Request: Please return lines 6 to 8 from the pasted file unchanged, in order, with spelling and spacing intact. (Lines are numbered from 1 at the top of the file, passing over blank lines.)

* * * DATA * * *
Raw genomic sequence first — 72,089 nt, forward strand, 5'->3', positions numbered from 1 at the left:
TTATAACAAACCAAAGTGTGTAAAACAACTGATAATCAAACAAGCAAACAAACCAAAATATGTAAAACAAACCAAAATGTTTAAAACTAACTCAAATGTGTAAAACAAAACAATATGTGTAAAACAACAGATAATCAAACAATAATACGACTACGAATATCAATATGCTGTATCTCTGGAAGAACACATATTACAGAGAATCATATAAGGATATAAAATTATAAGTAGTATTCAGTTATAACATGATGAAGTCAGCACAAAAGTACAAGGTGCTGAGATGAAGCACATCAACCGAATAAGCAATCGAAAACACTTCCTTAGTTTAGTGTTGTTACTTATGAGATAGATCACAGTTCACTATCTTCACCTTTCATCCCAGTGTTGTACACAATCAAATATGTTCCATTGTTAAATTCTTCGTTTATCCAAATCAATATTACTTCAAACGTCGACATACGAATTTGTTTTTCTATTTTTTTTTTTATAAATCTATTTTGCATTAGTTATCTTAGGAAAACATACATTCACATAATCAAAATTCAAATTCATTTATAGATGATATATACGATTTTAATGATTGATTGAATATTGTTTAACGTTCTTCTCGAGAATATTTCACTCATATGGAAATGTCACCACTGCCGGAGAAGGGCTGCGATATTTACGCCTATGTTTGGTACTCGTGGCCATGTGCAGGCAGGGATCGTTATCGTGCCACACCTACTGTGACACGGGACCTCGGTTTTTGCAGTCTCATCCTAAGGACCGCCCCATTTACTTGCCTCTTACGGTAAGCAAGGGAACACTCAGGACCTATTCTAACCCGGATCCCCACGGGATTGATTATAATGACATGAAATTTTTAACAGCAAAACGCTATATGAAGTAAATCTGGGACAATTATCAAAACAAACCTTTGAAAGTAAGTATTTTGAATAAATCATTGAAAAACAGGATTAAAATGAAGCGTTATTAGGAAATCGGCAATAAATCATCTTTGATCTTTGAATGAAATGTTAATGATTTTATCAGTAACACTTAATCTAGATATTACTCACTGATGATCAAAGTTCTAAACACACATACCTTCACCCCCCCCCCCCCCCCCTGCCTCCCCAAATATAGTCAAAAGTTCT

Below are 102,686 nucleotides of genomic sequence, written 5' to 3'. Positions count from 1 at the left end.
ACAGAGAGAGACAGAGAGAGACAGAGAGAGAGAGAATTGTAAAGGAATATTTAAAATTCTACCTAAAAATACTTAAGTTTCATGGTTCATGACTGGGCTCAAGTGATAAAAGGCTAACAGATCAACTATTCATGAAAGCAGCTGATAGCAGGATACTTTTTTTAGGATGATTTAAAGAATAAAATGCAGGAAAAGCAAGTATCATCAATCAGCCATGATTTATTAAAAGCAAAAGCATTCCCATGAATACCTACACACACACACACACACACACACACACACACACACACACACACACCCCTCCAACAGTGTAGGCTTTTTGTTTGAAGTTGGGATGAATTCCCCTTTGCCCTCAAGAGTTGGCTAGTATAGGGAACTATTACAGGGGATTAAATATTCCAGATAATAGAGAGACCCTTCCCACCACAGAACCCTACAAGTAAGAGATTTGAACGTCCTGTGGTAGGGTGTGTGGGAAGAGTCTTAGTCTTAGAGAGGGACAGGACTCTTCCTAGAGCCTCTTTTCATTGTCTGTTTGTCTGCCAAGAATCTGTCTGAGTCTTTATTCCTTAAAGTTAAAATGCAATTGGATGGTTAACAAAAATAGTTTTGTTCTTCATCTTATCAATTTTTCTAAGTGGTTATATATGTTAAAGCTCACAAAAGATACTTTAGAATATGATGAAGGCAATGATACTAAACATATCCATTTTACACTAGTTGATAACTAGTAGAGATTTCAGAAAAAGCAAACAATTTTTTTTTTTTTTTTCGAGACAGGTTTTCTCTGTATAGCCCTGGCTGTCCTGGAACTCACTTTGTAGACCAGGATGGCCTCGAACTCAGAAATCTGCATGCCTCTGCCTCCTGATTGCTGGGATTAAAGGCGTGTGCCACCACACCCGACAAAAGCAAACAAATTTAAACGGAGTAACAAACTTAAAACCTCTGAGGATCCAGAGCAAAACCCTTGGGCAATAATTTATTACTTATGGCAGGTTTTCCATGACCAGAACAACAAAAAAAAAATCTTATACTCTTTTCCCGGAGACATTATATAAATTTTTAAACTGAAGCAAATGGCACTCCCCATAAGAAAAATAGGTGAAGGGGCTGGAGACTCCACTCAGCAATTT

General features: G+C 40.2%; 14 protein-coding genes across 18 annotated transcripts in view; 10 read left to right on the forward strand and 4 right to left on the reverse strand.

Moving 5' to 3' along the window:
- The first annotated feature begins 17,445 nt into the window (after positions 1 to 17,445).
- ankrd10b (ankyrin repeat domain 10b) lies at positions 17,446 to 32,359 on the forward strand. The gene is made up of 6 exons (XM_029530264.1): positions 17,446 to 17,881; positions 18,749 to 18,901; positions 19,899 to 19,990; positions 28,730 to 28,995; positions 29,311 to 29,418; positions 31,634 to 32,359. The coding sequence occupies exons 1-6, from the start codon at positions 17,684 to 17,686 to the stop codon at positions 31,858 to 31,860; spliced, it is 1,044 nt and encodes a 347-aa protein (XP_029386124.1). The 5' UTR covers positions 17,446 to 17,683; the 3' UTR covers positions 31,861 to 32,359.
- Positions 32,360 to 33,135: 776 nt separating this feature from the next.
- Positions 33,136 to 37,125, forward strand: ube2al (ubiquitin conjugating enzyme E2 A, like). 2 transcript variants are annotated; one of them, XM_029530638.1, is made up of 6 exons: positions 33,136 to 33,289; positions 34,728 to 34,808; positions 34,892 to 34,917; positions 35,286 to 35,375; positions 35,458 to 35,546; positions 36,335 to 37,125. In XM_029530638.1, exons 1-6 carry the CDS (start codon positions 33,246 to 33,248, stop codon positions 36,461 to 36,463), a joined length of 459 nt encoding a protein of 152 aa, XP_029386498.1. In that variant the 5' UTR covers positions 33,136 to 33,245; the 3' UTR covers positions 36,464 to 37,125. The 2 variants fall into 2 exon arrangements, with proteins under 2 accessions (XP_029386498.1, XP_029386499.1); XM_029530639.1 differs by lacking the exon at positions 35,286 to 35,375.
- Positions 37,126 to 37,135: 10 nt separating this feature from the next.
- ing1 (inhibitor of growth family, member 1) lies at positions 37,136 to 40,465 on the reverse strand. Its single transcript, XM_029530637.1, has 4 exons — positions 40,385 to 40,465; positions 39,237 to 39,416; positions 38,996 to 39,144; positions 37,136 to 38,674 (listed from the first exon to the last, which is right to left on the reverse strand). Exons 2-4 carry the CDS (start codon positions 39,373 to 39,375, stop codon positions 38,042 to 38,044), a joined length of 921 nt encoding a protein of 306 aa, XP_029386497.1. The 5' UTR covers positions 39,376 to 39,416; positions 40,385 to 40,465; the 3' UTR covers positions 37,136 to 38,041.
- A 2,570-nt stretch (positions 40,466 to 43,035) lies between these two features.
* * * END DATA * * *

Moving 5' to 3' along the window:
- The first annotated feature begins 17,445 nt into the window (after positions 1 to 17,445).
- ankrd10b (ankyrin repeat domain 10b) lies at positions 17,446 to 32,359 on the forward strand. The gene is made up of 6 exons (XM_029530264.1): positions 17,446 to 17,881; positions 18,749 to 18,901; positions 19,899 to 19,990; positions 28,730 to 28,995; positions 29,311 to 29,418; positions 31,634 to 32,359. The coding sequence occupies exons 1-6, from the start codon at positions 17,684 to 17,686 to the stop codon at positions 31,858 to 31,860; spliced, it is 1,044 nt and encodes a 347-aa protein (XP_029386124.1). The 5' UTR covers positions 17,446 to 17,683; the 3' UTR covers positions 31,861 to 32,359.